When Michelle Garcia’s boutique Bleeding Heart Bakery was ordered closed by city health inspectors in February, the news found its way into newspapers, blogs and other Chicago Web sites. Even her parents, who live in St. Louis, heard.
The fact that inspectors found the Roscoe Village bakery to have committed health violations drew condemnation from many keyboard quarterbacks. Garcia says outraged people called her home. The cost to the bakery’s reputation was immeasurable.
“I felt like as soon as it happened, within five minutes, there were people on Yelp, (having) huge discussions on what horrible people we were,” Garcia says.
Meanwhile, the city shuttered dozens of other restaurants this year without issuing press releases, allowing owners accused of sometimes similar violations to avoid the kind of negative publicity that hurt Garcia's business.
In a three-week span this month, the city closed at least 11 restaurants, but only noted two of the closures in press releases.
Restaurant owners say the city's approach to public relations is far from fair.
“It really endangers the place, in terms of public perceptions,” says Michael James, co-owner of Heartland Café in Rogers Park, which went through a much-publicized shutdown in March. “I still run into people who say, ‘I thought you were closed.’”
Tim Hadac, the Chicago Department of Public Health’s public information officer, is in charge of distributing press releases about health violations and restaurant closures. He says he has to weigh a number of considerations before distributing a press release
“If I put out a press release for every shut down, the press would be numb and would become less cognizant of public health,” Hadac says.
Indeed, if he were to tell the media about every restaurant closure, it would be a near daily event.
To date, the city has shuttered at least 142 restaurants since the beginning of the year. That’s a pace of more than eight a week. And while grappling with issues ranging from swine flu to budget woes, Hadac needs to prioritize.
“Any time I ask myself should I put out a press release, I say ‘Does the media care about this?’” he says. Hadac says he takes into account the scope of the violation, what kind of health hazard the offense presents to the public and whether reporters will care.
But the decision presents another problem for restaurant owners.
“Is it a fair game that they’re playing? I don’t know and I don’t think so,” says Peter Yuen, owner of an Uptown bakery called La Patisserie P. Shut down in July for repeated violations, according to a press release, Yuen counters that the bakery was closed for having an unlevel floor and other violations the release did not mention.
In fact, most health violations aren’t publicized with a press release. And the news is generally reported straight off the release Hadac sends. Rarely do reporters take the time to get the restaurant’s side of the story.
When Rogers Park restaurant Nigerian Kitchen was closed in the spring, the widely reported news drew a lot of “ewws” for the city’s accusation that employees were trying to kill rodents with kitchen utensils.
But the restaurant’s owner says the patron who reported it to the city’s 311 line lied, according to the blog Chicago News Bench, which tracked down the owner. (The owner is out of the country and could not comment for this story.)
The owners were never able to get their side of the story published, which creates a problem for owners, Garcia says.
In her case, Bleeding Heart Bakery contested the inspectors’ claims that its sinks were clogged and garbage was overstuffed. The majority of the fines were dropped and the health department apologized. But the news media wasn’t there to report on those events.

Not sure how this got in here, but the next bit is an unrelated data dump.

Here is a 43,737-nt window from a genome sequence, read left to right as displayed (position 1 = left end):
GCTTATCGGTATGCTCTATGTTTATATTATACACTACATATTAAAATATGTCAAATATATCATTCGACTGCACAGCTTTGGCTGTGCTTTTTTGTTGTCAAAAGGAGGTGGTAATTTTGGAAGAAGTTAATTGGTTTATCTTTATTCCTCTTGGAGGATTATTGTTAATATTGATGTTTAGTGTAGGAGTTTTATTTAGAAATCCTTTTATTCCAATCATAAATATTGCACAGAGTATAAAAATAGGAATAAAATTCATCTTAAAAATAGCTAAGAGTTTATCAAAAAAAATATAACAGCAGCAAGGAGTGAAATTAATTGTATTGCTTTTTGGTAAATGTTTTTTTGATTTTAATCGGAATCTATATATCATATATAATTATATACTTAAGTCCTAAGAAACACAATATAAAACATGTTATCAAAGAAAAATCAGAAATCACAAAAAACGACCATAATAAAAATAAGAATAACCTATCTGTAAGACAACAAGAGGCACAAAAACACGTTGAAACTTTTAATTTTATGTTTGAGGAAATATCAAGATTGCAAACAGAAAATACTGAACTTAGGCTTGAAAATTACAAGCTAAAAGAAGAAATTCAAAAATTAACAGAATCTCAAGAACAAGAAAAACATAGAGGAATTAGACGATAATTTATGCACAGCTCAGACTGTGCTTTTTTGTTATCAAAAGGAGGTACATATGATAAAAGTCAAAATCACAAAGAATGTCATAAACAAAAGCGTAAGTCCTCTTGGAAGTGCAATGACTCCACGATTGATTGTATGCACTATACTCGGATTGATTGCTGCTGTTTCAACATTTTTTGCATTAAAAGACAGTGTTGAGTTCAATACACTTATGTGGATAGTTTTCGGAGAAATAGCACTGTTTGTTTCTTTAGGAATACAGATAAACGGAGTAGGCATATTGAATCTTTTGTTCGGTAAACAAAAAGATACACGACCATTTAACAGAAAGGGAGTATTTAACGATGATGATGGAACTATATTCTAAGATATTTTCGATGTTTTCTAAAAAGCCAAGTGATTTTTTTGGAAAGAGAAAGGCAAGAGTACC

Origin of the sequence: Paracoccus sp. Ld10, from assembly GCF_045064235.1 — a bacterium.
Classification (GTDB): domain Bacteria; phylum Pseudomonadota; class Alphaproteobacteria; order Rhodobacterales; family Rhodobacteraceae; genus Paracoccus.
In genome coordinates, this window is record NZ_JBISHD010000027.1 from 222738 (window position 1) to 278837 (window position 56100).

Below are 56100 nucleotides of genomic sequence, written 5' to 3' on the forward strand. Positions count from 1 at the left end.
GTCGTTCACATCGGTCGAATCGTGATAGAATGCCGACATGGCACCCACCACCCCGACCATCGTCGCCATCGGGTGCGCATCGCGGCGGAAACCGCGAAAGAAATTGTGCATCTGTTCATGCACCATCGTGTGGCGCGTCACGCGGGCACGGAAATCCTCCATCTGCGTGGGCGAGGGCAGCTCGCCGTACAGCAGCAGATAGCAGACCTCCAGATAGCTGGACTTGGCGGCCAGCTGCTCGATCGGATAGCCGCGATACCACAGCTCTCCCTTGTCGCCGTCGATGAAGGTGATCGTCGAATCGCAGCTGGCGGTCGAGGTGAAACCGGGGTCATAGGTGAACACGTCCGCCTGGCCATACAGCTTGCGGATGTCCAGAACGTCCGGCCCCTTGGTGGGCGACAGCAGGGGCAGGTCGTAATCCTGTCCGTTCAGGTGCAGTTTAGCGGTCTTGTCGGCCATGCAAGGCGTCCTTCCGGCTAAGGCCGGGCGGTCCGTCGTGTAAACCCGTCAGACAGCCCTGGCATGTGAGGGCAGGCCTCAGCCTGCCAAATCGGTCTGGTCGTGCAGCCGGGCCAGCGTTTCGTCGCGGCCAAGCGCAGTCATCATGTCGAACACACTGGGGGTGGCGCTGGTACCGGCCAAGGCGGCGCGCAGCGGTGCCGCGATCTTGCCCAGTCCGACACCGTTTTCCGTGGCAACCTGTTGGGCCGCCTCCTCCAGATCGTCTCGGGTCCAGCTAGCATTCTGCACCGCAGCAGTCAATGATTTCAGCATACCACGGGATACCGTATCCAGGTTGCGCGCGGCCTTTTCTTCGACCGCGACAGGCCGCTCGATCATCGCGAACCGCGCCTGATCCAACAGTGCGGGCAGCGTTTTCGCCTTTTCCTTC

“So in the eyes of the public, we are still just another dirty restaurant with poor hygiene practices, which is just not the case,” Garcia says.
The day the bakery was closed, Garcia sent an email to her network of customers and media contacts, explaining how she felt inspectors erred.
“I felt like it was getting out of control without us being able to say anything,” she says. “We wanted to send it out to customers, because even if they didn’t know about the situation, they would hear about it.”
And with naysayers writing negative comments on the Web, people snapping photos of the place as it closed and television stations broadcasting the bad news, Garcia wanted to tell her side of the story. The bakery, by the way, reopened the next day.
Is there a solution?
James thinks the city could host a database on its Web site, showing the results of the random health inspections, and which restaurants have recently been shut down or reopened. In fact, the city does, though the site is not completely up to date.
Information aggregator Everyblock has a similar function, and Daniel X. O’Neal, one of the site’s founders, keeps a list of publicized closures on his Web site. The Chicago Tribune’s Web site also has a database of inspections.
Sheila O’Grady, president of the Illinois Restaurant Association, which represents more than 2,000 restaurants in Chicago, says CDPH should absolutely publicize closures and violations when there’s a clear risk to the public.
“If a public health issue exists in an establishment, then people need to be aware, and the operators need to be held accountable,” she says. “Do we think it should be issued in all cases? Absolutely not.”
But, O’Grady says, there needs to be a fair system for publicizing restaurant closures.
Hadac, whose communications department has been dismantled by layoffs, says he does the best he can, weighing the scope of the violation and the potential health ramifications for the public.
“The lesson is keep a clean shop,” he says.
Daily News Staff Writer Alex Parker covers public health. He can be reached at 773.362.5002, ext. 17, or alex [at] chitowndailynews [dot] org.